Can you ditch landlines in 2017?
For many small and midsize businesses, the shift to VoIP is yet to come. Even though it makes sense budgets and communications resources are limited. And the upsides are substantial:
- Employees are always connected, regardless of their location—perfect for today’s work-anywhere office cultures.
- They have access to the latest features in mobile communications.
An analysis of total cost of ownership is likely to favour VoIP as well.
In particular, hosted options put VoIP in the operating expense column rather than the capital expense column. There’s no large cost upfront and, as with anything in the cloud, it’s all scalable—down as well as up.
If you weren’t already considering the move in 2017, it’s worth doing the numbers on a hosted solution. Cost savings are estimated at up to 75% depending on what it’s costing you now to maintain your equipment.
Is VoIP for you?
Can your network support a new phone system?
VoIP transmits calls over the Internet, so it needs a good connection. The more simultaneous users you have, the more bandwidth you’ll need. If your network can support it, then VoIP may be a good option.
Is your workforce mobile or remote?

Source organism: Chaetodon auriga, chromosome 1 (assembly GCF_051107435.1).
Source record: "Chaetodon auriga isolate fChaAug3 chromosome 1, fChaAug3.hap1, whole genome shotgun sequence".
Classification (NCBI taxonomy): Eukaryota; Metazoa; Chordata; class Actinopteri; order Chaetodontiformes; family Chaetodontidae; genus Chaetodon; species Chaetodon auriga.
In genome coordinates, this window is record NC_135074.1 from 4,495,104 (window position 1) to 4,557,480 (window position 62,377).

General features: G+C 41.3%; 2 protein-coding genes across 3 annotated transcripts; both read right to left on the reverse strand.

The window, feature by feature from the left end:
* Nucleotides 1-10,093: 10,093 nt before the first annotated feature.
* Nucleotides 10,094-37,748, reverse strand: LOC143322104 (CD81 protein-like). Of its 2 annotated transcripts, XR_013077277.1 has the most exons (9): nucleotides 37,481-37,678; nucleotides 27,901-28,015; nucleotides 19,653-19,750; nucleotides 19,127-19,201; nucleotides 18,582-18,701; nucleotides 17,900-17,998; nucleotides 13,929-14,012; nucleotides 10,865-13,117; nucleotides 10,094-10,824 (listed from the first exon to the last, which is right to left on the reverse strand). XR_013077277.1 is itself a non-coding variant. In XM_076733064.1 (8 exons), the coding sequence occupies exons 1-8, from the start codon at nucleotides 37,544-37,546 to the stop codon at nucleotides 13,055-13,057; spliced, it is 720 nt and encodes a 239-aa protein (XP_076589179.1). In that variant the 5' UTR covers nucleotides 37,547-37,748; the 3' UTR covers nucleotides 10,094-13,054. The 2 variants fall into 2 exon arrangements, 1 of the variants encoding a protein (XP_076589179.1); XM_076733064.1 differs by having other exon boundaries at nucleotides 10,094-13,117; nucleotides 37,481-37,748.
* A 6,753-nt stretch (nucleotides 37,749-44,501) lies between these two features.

If your employees take a lot of their calls on mobile devices in the office or on the road, VoIP might be a good bet for your business. Your customers and colleagues will be able to reach you seamlessly.
Will VoIP integrate with your other cloud apps?
If you’re moving calls to the Internet, they might as well integrate with your other cloud apps, like Microsoft Office 365. Some VoIP systems will pull in data from relevant apps to bring them up during your calls.
The biggest reasons to consider hosted VoIP
Market research firm IHS found that cost wasn’t what drove most businesses to VoIP, however. The biggest reasons for the switch were the enhanced capabilities and features VoIP offers.
That might not once have been enough for small and medium businesses because of the cost of implementation. Hosted solutions now put those costs onto the provider, not the customer (although the customer still needs adequate network capacity and to provide physical phones or software equivalents).
What to look for in a provider
If the numbers add up for you, it’s time to look for a provider. You need to evaluate:
- Service guarantees
- The ability to support the deployment type you need
- Ongoing support
Be sure to ask:
- Who is managing the bandwidth connection
- Does the provider do pre-network qualifications to make sure your existing network will support the shift?
You don’t want to become a VoIP expert. That’s why you’re going with a hosted solution. You want to be able to describe how your business works and what you’re trying to achieve. The provider should be able to match those requirements to technology.
Then the productivity benefits are all yours.